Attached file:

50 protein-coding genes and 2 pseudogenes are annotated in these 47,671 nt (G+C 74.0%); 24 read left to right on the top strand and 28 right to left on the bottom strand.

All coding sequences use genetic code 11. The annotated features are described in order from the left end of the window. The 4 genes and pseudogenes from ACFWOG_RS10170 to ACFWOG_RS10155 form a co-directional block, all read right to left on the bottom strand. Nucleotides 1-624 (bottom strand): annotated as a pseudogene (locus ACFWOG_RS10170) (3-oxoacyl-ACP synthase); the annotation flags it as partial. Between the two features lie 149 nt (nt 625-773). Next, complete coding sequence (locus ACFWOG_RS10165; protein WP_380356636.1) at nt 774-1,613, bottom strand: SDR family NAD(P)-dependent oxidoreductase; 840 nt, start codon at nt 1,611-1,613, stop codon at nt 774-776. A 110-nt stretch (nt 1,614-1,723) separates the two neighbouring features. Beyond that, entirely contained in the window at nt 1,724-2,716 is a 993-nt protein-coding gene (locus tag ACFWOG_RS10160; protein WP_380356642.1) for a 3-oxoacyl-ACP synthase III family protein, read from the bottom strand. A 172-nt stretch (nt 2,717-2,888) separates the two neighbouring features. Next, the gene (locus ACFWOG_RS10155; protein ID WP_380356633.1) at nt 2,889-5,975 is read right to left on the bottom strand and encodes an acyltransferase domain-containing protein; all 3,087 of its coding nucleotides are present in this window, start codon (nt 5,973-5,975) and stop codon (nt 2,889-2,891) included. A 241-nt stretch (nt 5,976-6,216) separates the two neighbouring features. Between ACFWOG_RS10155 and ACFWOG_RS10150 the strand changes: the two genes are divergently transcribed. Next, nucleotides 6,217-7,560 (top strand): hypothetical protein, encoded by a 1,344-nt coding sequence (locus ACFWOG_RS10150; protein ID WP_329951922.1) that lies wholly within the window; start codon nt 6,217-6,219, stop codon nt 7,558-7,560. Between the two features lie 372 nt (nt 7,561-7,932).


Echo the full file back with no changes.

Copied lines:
50 protein-coding genes and 2 pseudogenes are annotated in these 47,671 nt (G+C 74.0%); 24 read left to right on the top strand and 28 right to left on the bottom strand.

All coding sequences use genetic code 11. The annotated features are described in order from the left end of the window. The 4 genes and pseudogenes from ACFWOG_RS10170 to ACFWOG_RS10155 form a co-directional block, all read right to left on the bottom strand. Nucleotides 1-624 (bottom strand): annotated as a pseudogene (locus ACFWOG_RS10170) (3-oxoacyl-ACP synthase); the annotation flags it as partial. Between the two features lie 149 nt (nt 625-773). Next, complete coding sequence (locus ACFWOG_RS10165; protein WP_380356636.1) at nt 774-1,613, bottom strand: SDR family NAD(P)-dependent oxidoreductase; 840 nt, start codon at nt 1,611-1,613, stop codon at nt 774-776. A 110-nt stretch (nt 1,614-1,723) separates the two neighbouring features. Beyond that, entirely contained in the window at nt 1,724-2,716 is a 993-nt protein-coding gene (locus tag ACFWOG_RS10160; protein WP_380356642.1) for a 3-oxoacyl-ACP synthase III family protein, read from the bottom strand. A 172-nt stretch (nt 2,717-2,888) separates the two neighbouring features. Next, the gene (locus ACFWOG_RS10155; protein ID WP_380356633.1) at nt 2,889-5,975 is read right to left on the bottom strand and encodes an acyltransferase domain-containing protein; all 3,087 of its coding nucleotides are present in this window, start codon (nt 5,973-5,975) and stop codon (nt 2,889-2,891) included. A 241-nt stretch (nt 5,976-6,216) separates the two neighbouring features. Between ACFWOG_RS10155 and ACFWOG_RS10150 the strand changes: the two genes are divergently transcribed. Next, nucleotides 6,217-7,560 (top strand): hypothetical protein, encoded by a 1,344-nt coding sequence (locus ACFWOG_RS10150; protein ID WP_329951922.1) that lies wholly within the window; start codon nt 6,217-6,219, stop codon nt 7,558-7,560. Between the two features lie 372 nt (nt 7,561-7,932).